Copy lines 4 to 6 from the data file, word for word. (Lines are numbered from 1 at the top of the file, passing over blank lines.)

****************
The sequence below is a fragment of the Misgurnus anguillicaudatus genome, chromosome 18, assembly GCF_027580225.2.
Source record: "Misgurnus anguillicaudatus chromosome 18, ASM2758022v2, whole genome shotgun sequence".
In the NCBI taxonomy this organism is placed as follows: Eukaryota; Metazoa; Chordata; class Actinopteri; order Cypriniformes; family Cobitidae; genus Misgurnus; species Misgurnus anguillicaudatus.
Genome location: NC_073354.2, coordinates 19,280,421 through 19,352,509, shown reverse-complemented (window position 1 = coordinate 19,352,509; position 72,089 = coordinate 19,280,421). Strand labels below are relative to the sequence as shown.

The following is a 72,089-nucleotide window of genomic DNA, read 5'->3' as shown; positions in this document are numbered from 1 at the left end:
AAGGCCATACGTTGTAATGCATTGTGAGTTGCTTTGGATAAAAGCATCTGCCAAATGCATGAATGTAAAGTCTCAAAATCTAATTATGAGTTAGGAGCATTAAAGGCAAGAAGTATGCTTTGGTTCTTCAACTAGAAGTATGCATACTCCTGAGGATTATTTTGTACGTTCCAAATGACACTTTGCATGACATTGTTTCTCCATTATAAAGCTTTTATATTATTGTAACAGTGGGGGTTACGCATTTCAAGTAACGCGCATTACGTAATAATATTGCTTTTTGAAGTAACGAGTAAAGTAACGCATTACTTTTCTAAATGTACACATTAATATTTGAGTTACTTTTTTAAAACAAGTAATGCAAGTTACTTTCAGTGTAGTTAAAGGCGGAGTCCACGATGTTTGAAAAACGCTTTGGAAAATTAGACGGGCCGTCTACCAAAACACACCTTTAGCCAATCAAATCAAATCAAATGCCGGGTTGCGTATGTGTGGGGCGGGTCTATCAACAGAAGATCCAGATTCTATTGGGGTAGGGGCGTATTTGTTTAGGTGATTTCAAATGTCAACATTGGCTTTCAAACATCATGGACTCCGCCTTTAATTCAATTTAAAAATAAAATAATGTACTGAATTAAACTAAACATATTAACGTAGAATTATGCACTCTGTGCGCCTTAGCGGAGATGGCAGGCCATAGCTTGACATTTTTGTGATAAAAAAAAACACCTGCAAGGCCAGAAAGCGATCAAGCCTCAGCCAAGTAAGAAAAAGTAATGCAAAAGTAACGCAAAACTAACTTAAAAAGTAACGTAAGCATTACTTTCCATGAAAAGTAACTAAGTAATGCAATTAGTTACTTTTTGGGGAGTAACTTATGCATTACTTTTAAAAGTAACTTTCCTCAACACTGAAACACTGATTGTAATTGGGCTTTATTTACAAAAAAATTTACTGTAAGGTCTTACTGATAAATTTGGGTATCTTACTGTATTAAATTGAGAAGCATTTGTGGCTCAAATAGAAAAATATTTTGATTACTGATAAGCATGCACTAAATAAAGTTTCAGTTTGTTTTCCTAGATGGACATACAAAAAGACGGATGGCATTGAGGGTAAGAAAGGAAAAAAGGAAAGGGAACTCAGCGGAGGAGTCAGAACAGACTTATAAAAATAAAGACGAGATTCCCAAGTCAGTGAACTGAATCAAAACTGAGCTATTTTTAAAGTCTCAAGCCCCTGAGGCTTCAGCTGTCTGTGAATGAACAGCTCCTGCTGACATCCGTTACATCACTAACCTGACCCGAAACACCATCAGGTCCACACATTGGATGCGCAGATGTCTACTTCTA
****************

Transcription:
Genome location: NC_073354.2, coordinates 19,280,421 through 19,352,509, shown reverse-complemented (window position 1 = coordinate 19,352,509; position 72,089 = coordinate 19,280,421). Strand labels below are relative to the sequence as shown.

The following is a 72,089-nucleotide window of genomic DNA, read 5'->3' as shown; positions in this document are numbered from 1 at the left end:
AAGGCCATACGTTGTAATGCATTGTGAGTTGCTTTGGATAAAAGCATCTGCCAAATGCATGAATGTAAAGTCTCAAAATCTAATTATGAGTTAGGAGCATTAAAGGCAAGAAGTATGCTTTGGTTCTTCAACTAGAAGTATGCATACTCCTGAGGATTATTTTGTACGTTCCAAATGACACTTTGCATGACATTGTTTCTCCATTATAAAGCTTTTATATTATTGTAACAGTGGGGGTTACGCATTTCAAGTAACGCGCATTACGTAATAATATTGCTTTTTGAAGTAACGAGTAAAGTAACGCATTACTTTTCTAAATGTACACATTAATATTTGAGTTACTTTTTTAAAACAAGTAATGCAAGTTACTTTCAGTGTAGTTAAAGGCGGAGTCCACGATGTTTGAAAAACGCTTTGGAAAATTAGACGGGCCGTCTACCAAAACACACCTTTAGCCAATCAAATCAAATCAAATGCCGGGTTGCGTATGTGTGGGGCGGGTCTATCAACAGAAGATCCAGATTCTATTGGGGTAGGGGCGTATTTGTTTAGGTGATTTCAAATGTCAACATTGGCTTTCAAACATCATGGACTCCGCCTTTAATTCAATTTAAAAATAAAATAATGTACTGAATTAAACTAAACATATTAACGTAGAATTATGCACTCTGTGCGCCTTAGCGGAGATGGCAGGCCATAGCTTGACATTTTTGTGATAAAAAAAAACACCTGCAAGGCCAGAAAGCGATCAAGCCTCAGCCAAGTAAGAAAAAGTAATGCAAAAGTAACGCAAAACTAACTTAAAAAGTAACGTAAGCATTACTTTCCATGAAAAGTAACTAAGTAATGCAATTAGTTACTTTTTGGGGAGTAACTTATGCATTACTTTTAAAAGTAACTTTCCTCAACACTGAAACACTGATTGTAATTGGGCTTTATTTACAAAAAAATTTACTGTAAGGTCTTACTGATAAATTTGGGTATCTTACTGTATTAAATTGAGAAGCATTTGTGGCTCAAATAGAAAAATATTTTGATTACTGATAAGCATGCACTAAATAAAGTTTCAGTTTGTTTTCCTAGATGGACATACAAAAAGACGGATGGCATTGAGGGTAAGAAAGGAAAAAAGGAAAGGGAACTCAGCGGAGGAGTCAGAACAGACTTATAAAAATAAAGACGAGATTCCCAAGTCAGTGAACTGAATCAAAACTGAGCTATTTTTAAAGTCTCAAGCCCCTGAGGCTTCAGCTGTCTGTGAATGAACAGCTCCTGCTGACATCCGTTACATCACTAACCTGACCCGAAACACCATCAGGTCCACACATTGGATGCGCAGATGTCTACTTCTA